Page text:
Some courses nowadays require you to write one or more articles as part of your coursework because this can deepen your understanding. As well as giving you practice in structuring your work, it can allow you to follow a personal interest, give you a little more freedom than you have when writing an essay, and enable you to look at a topic in a broader context than usual. It’s also great for practising to communicate an aspect of your subject to a wide audience.
Jean Rose

10. Oral Presentations

Abstract
Having to give your first oral presentation at a seminar is something that people often dread. If you follow a careful plan of action, however, you’ll be able to give a creditable performance first time. The methods outlined below really do work — for everyone. They can be adapted for any circumstances — including the world of work, where the ability to give presentations is becoming more and more important.
Jean Rose

11. Exam Essays

Abstract
The best time to read this chapter is when you are within two or three months of your exams — possibly less. It’s unlikely to be much use to you a year before you sit them. You’ll only depress yourself if you start worrying about exams too early when there will still be a lot of new material to cover. Even when you are at the end of your course, you may feel incapable of tackling an exam. It’s only when you’ve completed the revision process that you are likely to begin to feel confident.
Jean Rose

12. The Proposal for Your Undergraduate Dissertation

Abstract
This chapter will get you started on preparing your proposal. In order to give you an idea of what a dissertation entails, it lists the main sections you’ll need to include. You’ll find below explanations of each of these areas together with some suggestions of how to address them briefly in your proposal (before you start work on the dissertation itself).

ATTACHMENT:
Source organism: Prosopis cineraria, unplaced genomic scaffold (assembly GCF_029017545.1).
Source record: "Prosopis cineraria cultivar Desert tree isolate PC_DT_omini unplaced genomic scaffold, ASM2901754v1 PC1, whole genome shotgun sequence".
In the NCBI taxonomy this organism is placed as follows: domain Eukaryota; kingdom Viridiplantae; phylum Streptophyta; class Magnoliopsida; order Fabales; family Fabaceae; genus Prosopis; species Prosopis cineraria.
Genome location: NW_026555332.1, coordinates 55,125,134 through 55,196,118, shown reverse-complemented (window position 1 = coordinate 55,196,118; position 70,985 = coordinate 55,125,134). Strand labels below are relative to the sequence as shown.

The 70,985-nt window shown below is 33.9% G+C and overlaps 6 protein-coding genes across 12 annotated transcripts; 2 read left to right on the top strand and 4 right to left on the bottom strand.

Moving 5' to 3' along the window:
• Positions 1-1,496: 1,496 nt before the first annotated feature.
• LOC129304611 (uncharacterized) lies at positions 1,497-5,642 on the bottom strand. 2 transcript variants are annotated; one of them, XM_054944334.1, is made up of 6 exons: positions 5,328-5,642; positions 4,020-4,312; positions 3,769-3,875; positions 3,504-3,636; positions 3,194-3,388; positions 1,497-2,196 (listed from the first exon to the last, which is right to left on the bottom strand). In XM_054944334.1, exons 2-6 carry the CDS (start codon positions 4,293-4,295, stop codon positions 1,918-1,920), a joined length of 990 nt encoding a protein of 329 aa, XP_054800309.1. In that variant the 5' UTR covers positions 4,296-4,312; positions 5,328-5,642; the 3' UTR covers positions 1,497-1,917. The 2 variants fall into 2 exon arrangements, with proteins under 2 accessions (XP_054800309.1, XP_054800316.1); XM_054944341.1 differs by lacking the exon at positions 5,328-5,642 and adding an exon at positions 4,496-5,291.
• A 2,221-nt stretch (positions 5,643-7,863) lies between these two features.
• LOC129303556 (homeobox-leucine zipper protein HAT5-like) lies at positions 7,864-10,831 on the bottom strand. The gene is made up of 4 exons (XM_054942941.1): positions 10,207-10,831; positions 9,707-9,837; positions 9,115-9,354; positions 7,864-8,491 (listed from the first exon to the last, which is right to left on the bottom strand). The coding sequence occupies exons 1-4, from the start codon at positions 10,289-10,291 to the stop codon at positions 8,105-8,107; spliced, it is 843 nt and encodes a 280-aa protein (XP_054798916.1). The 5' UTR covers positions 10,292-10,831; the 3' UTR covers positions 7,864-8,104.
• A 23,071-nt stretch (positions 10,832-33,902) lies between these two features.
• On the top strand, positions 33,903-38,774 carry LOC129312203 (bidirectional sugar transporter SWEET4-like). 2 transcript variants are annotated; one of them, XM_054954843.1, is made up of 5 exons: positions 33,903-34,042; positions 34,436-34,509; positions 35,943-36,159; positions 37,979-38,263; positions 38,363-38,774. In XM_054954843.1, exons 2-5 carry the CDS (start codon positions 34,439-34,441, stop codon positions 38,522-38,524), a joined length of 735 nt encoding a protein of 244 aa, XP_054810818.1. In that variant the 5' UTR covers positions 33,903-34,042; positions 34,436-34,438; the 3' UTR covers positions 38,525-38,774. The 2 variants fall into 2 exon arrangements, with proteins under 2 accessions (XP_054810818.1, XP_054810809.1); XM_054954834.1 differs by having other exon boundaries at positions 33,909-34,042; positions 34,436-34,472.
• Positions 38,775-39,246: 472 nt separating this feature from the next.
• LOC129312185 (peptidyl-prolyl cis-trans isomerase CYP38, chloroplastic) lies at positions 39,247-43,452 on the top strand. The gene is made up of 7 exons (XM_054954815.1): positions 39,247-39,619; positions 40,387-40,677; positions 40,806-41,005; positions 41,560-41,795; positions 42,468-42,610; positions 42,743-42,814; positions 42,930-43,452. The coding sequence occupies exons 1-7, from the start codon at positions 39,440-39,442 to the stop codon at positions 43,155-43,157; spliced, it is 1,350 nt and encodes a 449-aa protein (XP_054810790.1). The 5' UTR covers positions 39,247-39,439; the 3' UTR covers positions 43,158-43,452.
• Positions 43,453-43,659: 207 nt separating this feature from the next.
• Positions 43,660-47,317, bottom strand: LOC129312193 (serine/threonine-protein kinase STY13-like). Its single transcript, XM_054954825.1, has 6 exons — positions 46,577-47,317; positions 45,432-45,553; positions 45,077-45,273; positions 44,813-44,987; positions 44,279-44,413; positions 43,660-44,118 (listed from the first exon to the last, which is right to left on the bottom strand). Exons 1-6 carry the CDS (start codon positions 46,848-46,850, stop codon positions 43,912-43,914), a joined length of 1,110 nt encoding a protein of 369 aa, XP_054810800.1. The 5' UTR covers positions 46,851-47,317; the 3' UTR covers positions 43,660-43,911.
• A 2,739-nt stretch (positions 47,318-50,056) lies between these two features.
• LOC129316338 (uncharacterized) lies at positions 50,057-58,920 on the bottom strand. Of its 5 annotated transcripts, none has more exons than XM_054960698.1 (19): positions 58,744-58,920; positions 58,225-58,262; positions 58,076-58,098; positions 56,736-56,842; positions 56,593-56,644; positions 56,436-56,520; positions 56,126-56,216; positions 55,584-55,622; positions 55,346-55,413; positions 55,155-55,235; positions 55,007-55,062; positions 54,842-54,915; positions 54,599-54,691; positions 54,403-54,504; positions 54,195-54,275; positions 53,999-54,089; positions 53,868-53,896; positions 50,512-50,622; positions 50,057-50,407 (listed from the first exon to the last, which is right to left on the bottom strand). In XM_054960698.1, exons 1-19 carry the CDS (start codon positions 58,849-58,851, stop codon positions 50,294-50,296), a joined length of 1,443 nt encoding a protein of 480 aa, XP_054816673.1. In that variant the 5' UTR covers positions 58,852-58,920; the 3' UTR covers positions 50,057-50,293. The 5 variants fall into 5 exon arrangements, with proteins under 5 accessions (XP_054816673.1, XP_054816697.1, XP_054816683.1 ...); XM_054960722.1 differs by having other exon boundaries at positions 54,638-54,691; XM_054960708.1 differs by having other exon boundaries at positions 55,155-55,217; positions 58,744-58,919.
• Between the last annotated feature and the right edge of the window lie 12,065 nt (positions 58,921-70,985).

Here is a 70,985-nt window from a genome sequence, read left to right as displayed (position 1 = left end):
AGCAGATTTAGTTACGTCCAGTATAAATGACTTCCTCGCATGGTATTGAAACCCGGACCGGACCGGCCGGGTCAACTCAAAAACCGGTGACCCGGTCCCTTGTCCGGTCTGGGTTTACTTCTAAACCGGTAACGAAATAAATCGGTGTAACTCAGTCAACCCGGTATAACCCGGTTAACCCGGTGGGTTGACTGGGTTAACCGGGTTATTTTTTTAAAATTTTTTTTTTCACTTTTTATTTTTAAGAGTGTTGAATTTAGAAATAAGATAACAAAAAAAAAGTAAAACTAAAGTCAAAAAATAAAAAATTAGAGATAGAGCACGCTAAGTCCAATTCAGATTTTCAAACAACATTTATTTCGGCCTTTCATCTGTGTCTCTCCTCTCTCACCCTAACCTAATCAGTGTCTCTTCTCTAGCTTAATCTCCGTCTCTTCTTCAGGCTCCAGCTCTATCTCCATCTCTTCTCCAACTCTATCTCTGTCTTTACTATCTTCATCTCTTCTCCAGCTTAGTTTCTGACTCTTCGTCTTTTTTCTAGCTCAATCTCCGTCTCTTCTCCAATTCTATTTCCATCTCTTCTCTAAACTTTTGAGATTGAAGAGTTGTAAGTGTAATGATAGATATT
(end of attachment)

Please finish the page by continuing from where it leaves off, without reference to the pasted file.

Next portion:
Jean Rose

The Nuts and Bolts of Good Writing

Frontmatter

13. Verbs and Other Parts of Speech

Abstract
In traditional grammar, all the words we ever use (well, very nearly all) fall into one of eight groups. These groups are called parts of speech — or, sometimes, word classes. Some grammarians now define extra categories, but you needn’t worry about those in order to have a good basic understanding of how parts of speech function.
Jean Rose

14. Writing Clear Sentences

Abstract
Everybody knows roughly what a sentence is, and this works fine when we leave notes around for people we live or work with or write simple letters to friends. It’s when we start to write about complex topics that difficulties can arise. This chapter will show you the basic rules, together with a number of pitfalls and how to avoid them. It will also give you a deeper understanding of how sentences work. You might find that you need to refer to the section on verbs in Chapter 13 as you read.
Jean Rose

15. Punctuation

Abstract
At school, most of us were told that punctuation is used to show a reader where to take a breath. Well, there’s some truth in that, but it’s not the whole story by any means. Punctuation is used in order to make our writing make sense. If you were to find a book that had no punctuation in it, you would find that it was very difficult to understand.
Jean Rose

16. Getting Conversation on Paper

Abstract
We all know that we need to use speech marks (sometimes called inverted commas) when we write down what someone says — direct speech. But getting it right is not always straightforward. This chapter will give you clear examples so that from now on you’ll find it simple. The ability to write direct speech accurately can be important in essays. You might want to quote something said on TV or radio by a politician or academic. Writing direct speech creatively and convincingly is also essential for writing articles and short stories.
Jean Rose

Moving On

Frontmatter

17. Your CV

Abstract
Sooner or later, everyone needs a CV, and the good news is that, once you’ve got the basics in place, writing later CVs should be a reasonably painless process. You just build on your earlier work.
Jean Rose

18. Letters and Statements for Job Applications

Abstract
It’s hardly possible to over-stress the importance of everything you write in a job application. Chapter 17 explained that your CV forms 50 per cent of the means whereby you gain an interview. Your covering letter (or statement if you are submitting an application form) supplies the other 50 per cent. It’s here that you can demonstrate your best qualities in their best light.
Jean Rose
Additional information